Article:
Nullification: How to Resist Federal Tyranny in the 21st Century

Thomas E. Woods, Jr.

The political agenda of the old liberals was not merely to limit the size of the government but also its scope. That means that lower orders of government have rights against higher ones. In the American context, that means that the state can tell the federal government that its laws are invalid - that is, a state can nullify a federal law..

In Nullification: How to Resist Federal Tyranny in the 21st Century, historian and New York Times bestselling author Thomas E. Woods, Jr. explains not only why nullification is the constitutional tool the Founders envisioned, but how it works.

The book shows how state nullification has been used on behalf of free speech and free trade, and against unconstitutional searches and seizures, federalization of the militia for offensive purposes, the prospect of military conscription, and the worst outrages of the fugitive-slave laws.

The point of the book is not that the states are necessarily wise or legitimate -- they are states, after all -- but that competing jurisdictions are likely to give liberty more breathing room than a single, giant one. After all, Woods reminds us, liberty developed in Western Europe because a multiplicity of small jurisdictions made it easy for people to flee oppressive places -- thereby depriving them of their tax base -- and settle in more liberal ones.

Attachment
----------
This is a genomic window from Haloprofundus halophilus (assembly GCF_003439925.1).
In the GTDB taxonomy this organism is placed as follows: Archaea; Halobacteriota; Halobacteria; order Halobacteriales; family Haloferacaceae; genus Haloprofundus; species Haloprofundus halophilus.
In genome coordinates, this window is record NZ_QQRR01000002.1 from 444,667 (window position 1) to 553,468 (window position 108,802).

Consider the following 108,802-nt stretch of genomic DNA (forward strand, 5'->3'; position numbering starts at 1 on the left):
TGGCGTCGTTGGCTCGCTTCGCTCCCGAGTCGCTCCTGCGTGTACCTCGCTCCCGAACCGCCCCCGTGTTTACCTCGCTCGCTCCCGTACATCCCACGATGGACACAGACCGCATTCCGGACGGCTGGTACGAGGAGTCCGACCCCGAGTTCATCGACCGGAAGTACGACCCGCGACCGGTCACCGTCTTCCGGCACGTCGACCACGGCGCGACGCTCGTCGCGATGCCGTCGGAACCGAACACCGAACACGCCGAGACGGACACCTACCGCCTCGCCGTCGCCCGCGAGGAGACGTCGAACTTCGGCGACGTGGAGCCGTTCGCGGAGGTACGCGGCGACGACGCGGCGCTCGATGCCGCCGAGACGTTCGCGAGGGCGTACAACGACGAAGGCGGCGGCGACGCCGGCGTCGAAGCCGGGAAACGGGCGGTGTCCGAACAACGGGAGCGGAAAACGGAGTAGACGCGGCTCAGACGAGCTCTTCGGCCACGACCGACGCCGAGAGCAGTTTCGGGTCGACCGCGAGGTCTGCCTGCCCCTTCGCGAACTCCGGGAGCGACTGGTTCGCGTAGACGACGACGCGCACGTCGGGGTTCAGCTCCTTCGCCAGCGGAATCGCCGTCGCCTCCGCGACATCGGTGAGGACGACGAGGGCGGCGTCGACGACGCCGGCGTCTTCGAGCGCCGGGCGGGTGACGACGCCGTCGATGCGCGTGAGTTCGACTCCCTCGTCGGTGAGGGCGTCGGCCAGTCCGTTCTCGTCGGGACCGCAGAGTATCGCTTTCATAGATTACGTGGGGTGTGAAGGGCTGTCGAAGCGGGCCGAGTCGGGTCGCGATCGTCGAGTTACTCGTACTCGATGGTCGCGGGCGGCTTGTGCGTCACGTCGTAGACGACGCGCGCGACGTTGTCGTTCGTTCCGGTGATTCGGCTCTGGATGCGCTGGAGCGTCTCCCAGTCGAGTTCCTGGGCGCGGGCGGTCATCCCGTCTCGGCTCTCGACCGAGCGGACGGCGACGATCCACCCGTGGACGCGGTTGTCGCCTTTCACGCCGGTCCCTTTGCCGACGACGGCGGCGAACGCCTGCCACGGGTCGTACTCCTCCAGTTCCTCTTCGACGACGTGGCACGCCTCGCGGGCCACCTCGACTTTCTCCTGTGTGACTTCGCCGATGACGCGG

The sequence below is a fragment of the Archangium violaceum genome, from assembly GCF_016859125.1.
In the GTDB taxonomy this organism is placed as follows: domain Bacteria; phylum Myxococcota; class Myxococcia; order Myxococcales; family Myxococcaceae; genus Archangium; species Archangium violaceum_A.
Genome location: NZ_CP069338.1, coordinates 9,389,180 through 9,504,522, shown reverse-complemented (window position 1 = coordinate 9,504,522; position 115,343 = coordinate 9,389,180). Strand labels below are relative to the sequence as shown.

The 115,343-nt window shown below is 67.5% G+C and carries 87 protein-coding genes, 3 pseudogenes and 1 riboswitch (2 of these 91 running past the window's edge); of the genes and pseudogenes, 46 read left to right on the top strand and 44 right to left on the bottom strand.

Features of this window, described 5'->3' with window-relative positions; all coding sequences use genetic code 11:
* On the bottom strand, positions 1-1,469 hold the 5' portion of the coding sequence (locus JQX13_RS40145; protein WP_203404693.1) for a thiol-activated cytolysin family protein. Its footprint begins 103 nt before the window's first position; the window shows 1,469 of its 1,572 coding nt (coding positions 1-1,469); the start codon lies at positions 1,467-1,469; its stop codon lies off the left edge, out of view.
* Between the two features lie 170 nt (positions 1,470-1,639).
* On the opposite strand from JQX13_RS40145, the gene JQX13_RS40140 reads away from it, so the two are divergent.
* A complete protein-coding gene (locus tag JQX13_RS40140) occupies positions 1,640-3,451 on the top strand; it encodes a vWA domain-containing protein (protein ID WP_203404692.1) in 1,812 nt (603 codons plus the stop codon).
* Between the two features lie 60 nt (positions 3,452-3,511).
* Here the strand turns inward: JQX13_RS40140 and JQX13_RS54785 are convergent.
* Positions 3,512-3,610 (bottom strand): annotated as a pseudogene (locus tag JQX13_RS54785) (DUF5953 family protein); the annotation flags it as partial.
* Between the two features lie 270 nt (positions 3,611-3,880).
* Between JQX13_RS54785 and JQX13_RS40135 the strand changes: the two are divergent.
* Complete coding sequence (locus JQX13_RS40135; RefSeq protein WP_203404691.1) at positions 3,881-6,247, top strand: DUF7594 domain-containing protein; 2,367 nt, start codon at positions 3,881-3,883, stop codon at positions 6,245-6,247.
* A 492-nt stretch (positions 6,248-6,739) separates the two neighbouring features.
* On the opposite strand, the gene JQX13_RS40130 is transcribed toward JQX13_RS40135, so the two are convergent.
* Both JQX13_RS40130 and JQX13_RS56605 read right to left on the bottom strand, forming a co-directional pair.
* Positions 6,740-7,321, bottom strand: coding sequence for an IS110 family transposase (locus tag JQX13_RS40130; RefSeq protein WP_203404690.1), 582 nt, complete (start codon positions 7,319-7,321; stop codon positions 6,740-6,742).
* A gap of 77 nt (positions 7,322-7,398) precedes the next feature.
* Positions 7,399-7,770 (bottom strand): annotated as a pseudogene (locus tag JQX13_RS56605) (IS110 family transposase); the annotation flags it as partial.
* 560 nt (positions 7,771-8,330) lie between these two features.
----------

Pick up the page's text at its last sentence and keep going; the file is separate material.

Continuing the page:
The idea was not incidental to the American experience. Woods shows that it was central to the structure of American liberty. Without it, the entire population is subject to the whim of federal masters. With it, there is a check on power. Woods thereby argues that the idea must be revived in an effort to reclaim liberty.

  • How the states were meant to be checks against federal tyranny—and how a growing roster of governors and state attorneys general are recognizing they need to become that again
  • Why the Tenth Amendment to the Constitution reinforces the rights of states to nullify unconstitutional laws
  • Why it was left to the states to uphold the simple principle that an unconstitutional law is no law at all
  • Why, without nullification, ordinary Americans will continue to suffer the oppression of unjust, unconstitutional laws
  • PLUS thorough documentation of how the Founding Fathers believed nullification could be applied
Meet the Author
Tom Woods 2012
Thomas E. Woods, Jr.

Tom Woods, a senior fellow of the Mises Institute, is the author of a dozen books, most recently Real Dissent: A Libertarian Sets Fire to the Index Card of Allowable Opinion. Tom's articles have appeared in dozens of popular and scholarly periodicals, and his books have been translated into a dozen languages. Tom hosts the Tom Woods Show, a libertarian podcast that releases a new episode every weekday. With Bob Murphy, he co-hosts Contra Krugman, a weekly podcast that refutes Paul Krugman's New York Times column.

Mises Daily Thomas E. Woods, Jr.
It's been 75 years since the federal government, on the spurious grounds of fighting the Great Depression, ordered the confiscation of all monetary gold from Americans, permitting trivial amounts for ornamental or industrial use. From the point of view of the typical American classroom, on the other hand, the incident may as well not have occurred. A key piece of legislation in this story is the Emergency Banking Act of 1933, which Congress passed on March 9 without having read it and after almost no debate.
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